One more example. Some years ago an older tech noticed his ability to focus was deteriorating. He was also getting mild eye strain headaches. An Ophthalmological exam determined that his problem was age related but more severe than normal. He was given specific eye exercises to do along with supplements. It took about 8 months, but his ability to focus improved so much he was able to work 10 hour days whereas before he was lucky to work 6 or 7 before his eyes gave out. The headaches also improved because the eye strain was so relieved.
These are just some of many examples I’ve seen from many techs. I personally have fought a battle with my eyesight for many years since I hit 51 … many years ago!! I know several techs in a similar situation. Without the help of my Ophthalmologist I would probably not be able to do dent work today. Now that I’m in my 60s, I certainly want to make sure I can do this for as long as possible. The exercises I do everyday don’t take that long and I always notice a difference when I get lazy and don’t do them for a couple weeks.
Unfortunately some conditions can’t be cured ore even improved. But the vast majority can be vastly improved or totally cleared up once you know what is really causing the problem and get the right treatment. The important thing is to find out exactly what is going on as soon as possible. The longer most vision problems exist, the more permanent damage will result. DON’T WAIT until you have a problem to get examined. Fixing a problem before it becomes noticeable is a lot easier to treat than waiting until you notice something wrong.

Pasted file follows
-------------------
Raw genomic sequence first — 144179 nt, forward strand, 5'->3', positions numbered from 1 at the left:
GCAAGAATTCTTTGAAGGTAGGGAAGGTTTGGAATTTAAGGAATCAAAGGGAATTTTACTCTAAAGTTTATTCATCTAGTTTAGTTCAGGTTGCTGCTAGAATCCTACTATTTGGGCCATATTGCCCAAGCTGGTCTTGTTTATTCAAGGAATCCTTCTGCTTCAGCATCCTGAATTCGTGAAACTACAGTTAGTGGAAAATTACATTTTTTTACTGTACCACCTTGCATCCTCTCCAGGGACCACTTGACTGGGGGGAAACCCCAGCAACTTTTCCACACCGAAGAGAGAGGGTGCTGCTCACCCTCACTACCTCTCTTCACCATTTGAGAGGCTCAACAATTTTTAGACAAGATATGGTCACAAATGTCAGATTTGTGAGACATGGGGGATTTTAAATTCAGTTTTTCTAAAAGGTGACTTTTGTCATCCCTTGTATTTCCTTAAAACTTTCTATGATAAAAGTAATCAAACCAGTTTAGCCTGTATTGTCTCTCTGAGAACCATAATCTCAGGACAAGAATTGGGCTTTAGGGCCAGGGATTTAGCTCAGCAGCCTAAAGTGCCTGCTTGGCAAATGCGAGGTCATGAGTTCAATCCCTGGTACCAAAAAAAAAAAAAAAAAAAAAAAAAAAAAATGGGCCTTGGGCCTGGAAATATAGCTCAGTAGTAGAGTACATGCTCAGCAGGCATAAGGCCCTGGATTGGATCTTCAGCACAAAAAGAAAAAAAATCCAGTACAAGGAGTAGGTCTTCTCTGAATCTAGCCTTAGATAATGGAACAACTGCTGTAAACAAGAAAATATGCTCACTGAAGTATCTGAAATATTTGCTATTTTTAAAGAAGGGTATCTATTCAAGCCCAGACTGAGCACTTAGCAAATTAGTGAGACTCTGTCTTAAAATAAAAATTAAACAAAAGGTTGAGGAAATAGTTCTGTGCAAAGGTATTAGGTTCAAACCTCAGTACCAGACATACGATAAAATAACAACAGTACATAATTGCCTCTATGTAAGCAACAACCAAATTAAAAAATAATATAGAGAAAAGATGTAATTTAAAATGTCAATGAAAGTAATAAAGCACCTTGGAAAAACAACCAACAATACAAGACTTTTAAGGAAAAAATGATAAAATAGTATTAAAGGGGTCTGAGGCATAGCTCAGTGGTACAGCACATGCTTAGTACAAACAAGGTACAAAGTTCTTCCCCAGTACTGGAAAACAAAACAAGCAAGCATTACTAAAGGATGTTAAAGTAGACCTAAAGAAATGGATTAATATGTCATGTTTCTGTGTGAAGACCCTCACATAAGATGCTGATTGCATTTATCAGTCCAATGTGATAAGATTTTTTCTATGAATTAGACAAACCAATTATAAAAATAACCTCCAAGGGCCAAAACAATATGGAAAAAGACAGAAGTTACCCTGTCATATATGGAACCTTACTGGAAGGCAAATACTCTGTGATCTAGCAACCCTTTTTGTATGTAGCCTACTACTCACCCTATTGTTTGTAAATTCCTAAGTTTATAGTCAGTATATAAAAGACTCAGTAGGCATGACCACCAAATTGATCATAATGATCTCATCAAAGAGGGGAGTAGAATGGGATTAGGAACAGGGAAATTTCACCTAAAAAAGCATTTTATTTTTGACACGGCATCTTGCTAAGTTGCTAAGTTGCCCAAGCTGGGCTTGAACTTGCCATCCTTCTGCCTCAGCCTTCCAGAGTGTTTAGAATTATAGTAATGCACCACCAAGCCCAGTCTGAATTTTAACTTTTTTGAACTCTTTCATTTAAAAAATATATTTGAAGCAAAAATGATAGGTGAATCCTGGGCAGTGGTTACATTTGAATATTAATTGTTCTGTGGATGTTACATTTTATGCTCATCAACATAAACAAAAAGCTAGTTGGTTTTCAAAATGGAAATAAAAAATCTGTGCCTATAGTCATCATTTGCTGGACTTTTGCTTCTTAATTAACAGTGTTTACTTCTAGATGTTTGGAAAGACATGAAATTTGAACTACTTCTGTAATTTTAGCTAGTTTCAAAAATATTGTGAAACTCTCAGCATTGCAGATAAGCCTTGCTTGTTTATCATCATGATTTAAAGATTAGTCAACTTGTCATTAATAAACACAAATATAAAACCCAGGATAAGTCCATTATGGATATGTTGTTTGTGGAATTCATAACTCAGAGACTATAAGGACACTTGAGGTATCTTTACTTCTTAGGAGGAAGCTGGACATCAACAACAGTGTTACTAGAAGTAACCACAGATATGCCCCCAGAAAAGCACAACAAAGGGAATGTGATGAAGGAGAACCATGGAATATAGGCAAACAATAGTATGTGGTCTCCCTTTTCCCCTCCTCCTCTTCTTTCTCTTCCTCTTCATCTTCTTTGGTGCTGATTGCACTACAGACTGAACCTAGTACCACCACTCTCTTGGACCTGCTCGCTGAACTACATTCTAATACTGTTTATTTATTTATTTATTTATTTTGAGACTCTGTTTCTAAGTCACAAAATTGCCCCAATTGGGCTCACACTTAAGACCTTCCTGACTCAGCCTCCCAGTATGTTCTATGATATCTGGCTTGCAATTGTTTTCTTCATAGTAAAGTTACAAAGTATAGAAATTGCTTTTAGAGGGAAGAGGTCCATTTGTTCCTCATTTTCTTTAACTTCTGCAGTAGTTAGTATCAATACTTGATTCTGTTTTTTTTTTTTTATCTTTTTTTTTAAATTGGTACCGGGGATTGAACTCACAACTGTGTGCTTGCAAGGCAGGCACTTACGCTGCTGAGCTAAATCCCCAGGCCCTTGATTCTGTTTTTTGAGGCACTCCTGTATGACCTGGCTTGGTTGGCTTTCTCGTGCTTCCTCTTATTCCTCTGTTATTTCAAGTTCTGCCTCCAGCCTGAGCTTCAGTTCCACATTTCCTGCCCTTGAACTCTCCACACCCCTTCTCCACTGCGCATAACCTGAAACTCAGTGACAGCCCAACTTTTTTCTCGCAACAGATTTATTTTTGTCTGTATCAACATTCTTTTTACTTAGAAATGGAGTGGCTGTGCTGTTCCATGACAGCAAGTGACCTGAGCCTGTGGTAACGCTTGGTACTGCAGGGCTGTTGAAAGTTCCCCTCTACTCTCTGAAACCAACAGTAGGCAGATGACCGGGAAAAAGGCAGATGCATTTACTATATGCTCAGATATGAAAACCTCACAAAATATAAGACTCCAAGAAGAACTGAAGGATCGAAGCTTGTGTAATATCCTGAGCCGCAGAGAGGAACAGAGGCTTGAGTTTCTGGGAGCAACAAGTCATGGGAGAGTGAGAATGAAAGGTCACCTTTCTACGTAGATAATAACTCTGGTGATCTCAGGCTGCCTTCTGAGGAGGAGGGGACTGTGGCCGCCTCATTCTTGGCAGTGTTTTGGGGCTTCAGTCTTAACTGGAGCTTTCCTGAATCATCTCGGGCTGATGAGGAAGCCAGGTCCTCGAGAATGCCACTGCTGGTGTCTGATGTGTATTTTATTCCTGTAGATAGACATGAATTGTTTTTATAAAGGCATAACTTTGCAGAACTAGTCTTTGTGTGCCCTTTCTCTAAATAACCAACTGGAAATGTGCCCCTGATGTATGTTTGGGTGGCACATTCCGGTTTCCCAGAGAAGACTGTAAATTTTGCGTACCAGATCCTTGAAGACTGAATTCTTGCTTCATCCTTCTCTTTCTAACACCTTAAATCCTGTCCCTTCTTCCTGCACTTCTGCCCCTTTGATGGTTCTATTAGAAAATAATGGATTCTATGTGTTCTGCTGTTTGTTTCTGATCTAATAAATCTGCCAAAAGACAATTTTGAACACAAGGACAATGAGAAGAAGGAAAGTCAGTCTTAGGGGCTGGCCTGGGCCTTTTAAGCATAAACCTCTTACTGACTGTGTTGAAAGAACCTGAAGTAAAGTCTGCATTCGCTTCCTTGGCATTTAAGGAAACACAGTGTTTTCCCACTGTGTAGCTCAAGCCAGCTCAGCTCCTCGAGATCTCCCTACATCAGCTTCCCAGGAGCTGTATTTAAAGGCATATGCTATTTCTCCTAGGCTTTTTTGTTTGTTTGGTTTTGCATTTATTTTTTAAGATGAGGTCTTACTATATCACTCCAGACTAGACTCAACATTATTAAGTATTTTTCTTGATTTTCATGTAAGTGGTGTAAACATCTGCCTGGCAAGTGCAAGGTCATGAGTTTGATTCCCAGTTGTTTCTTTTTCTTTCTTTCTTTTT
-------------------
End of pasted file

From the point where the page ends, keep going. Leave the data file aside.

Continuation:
Now there can be a big difference in the quality of care between ophthalmologists. Don’t necessarily go for the cheapest price. Do your research and find the doctor that gets the best reviews. Make sure the doctor you choose takes a broad approach to treatment including eye exercises, supplements, etc, and doesn’t just prescribe drugs or corrective lenses. Unfortunately, many doctors are taking a “care by the numbers” or mostly prescribing drugs approach to treatment. We all know there is a big difference between a quality PDR tech and an adequate one right? Well there is also a definite difference in ophthalmologists. It may take some time to find one in your area that takes a broad quality approach, but its more than worth the effort if you value your most important money making tool…your eyes!